The tapis, however, are not yet finished – they are waiting to be experienced, used and manipulated in order to acquire a specific, if only temporary, structure. This is how the artist came to the live performance entitled Tapis-à-porter (2009), where the carpet turns into a garment, ‘worn’ by performers and repeatedly changing its configuration as a result of the interaction with the hu- man body. Object and body thus engage in a signi- fying dialog that generates forms and meanings, a dialog in which neither term can exist outside its relationship with the other.
A specific aspect of the performance is cho- reography.
Anziché often introduces dancers who interact with her works, not in an immedi- ate manner, but following a highly detailed, rigid script based on a conscious, structured practice of movement.
At the preparation stage for the performance the artist works with dancers to create figures, i.e. to construct specific formal relationships between body and object, a proc- ess documented by the video Tapis-à-porter, also on exhibit. These figures are a central issue in the work of Anziché, especially as they relate to the temporal dimension, i.e. they are the product of an impeded, blocked movement – like frames of a potential film development, suspended images ex- tracted from a flow of motion and time. The work entitled Functional Fake Objects (2007) casts a revealing light on this. Anziché’s complex project originated from a photo series, which subse- quently gave life to a choreographed perform- ance. While photography usually serves as an aide-mémoire, a trace, a document that records what happens during a performance, Anziché subverts this process and re-starts the moment frozen in the photographic image.
This procedure may emerge more clearly in the work Paesaggi istantanei, 2009. The perform- ance, created in collaboration with the Esperia dance company, involved dancers who interacted with the rubber net of Aggrovigliamenti. The art- ist contrived a special choreography, based on photo shots taken during rehearsals. The per- formance starts from a static position and ends in another, equally static, situation. Movement is functional to the creation of the figures in a sort of tableau vivant.

The work evokes to our minds the image of the ‘danza per phantasmata’, the phantom dance, theorized by the XIV century Italian choreographer Domenico da Piacenza, and analyzed by Giorgio Agamben in his essay on Aby Warburg.2* What Domenico calls phantom is an abrupt stop in between two movements, such that the resulting inner tension produces a virtual crunch in the measure and memory of the whole choreographic series.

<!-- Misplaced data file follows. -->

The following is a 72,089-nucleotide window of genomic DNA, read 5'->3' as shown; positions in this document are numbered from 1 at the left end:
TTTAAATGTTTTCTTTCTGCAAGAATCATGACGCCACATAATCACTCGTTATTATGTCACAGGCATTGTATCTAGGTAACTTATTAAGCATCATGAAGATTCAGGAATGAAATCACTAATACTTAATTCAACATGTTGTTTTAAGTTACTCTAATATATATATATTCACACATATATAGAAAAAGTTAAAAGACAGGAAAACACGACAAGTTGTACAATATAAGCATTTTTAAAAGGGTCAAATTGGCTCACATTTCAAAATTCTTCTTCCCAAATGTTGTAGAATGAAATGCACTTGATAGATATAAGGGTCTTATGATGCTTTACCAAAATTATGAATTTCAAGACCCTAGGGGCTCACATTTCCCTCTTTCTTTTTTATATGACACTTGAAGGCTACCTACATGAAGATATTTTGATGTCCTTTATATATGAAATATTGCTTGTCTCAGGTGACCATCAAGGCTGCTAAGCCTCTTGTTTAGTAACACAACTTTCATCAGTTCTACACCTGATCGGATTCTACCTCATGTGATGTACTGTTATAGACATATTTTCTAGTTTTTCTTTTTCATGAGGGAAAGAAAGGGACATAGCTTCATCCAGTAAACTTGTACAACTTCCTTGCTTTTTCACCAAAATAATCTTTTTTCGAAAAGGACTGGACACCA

The halt is time crystalized, an intensity where the body and, in this case, the object, still retain traces of their previ- ous and next movement. A pause, therefore, not static and quiet but charged with both memory and dynamic energy.
In the work of Anziché, this image of suspend- ed tension is emphasized, and made physical by the interaction between the dancers’ body and the reticular structure. The underlying notion is that of elastic energy, which accumulates by suc- cessive movements, and is then freed thanks to the act of releasing – yet in the pause between one movement and the next there is no stillness, but a creation of strong energy, potential energy, intensity. It seems to me that the same reading key could be applied to the carpets that are ex- hibited in sculptural compositions, Tapis-accro- ché, Origami-tapis and Tapis-à-porter ( 2009). The definite shape they take in this case is not final, but alludes to a potential change, recalling past performances and envisaging the possibility of further developments. These are dialectical im- ages, to use Benjamin’s terminology – images that contain a tension between past and present.
Benjamin wrote that both thought movement and thought suspension are qualities pertaining to thought. The dialectical image, for Benjamin, appears where thoughts halt, in a constellation saturated with tensions. It is an interruption, a caesura in the movement of thought. Of course its dwelling place is no ordinary place: Benjamin says that you have to search for it, in a word, go where the tension between dialectical opposites reaches a peak.
This notion of temporality as becoming, as a dialectical tension between past and present, condensed in the present act, refers us back again to Lygia Clark’s research. To her Paola Anziché has dedicated Indagando, a work-in- progress project. The artist has started to inter- view former students of Clark’s, who taught at the Sorbonne in Paris during the 1970s. In these university courses, structured as workshops, the artist developed the propositions that char- acterize the last stage of her æsthetic evolution and that she called Fantasmática do corpo or Corpo-coletivo.
And it is precisely this memory that Anziché is trying to rescue – the memory of an experience, of actively participating in an act of creation, of unleashing, through collective actions that involve the body, those unconscious fantasies we call ghosts. Yet the ghosts are also, as we mentioned above, images charged with both past and future, condensed in one present moment, just like Anziché’s work. For, while it re- evokes the memories of those who participated in Lygia Clark’s actions, it simultaneously rescues and restores to our present time an æsthetic project that still retains its full potential.

1*Lars Bang Larsen, Suely Rolnik, “A Conversation on Lygia Clark’s Structuring the Self”, Afterall, Spring / Summer 2007

2*Giorgio Agamben, “Nymphae”, Aut Aut, May - August 2004

3*Walter Benjamin, Paris Capital of the XIX Century. The Arcades Project. Edited by R. Tiedemann, translated by Howard Eiland and Kevin McLaughlin. Harvard, 1999, fr. 2a, 4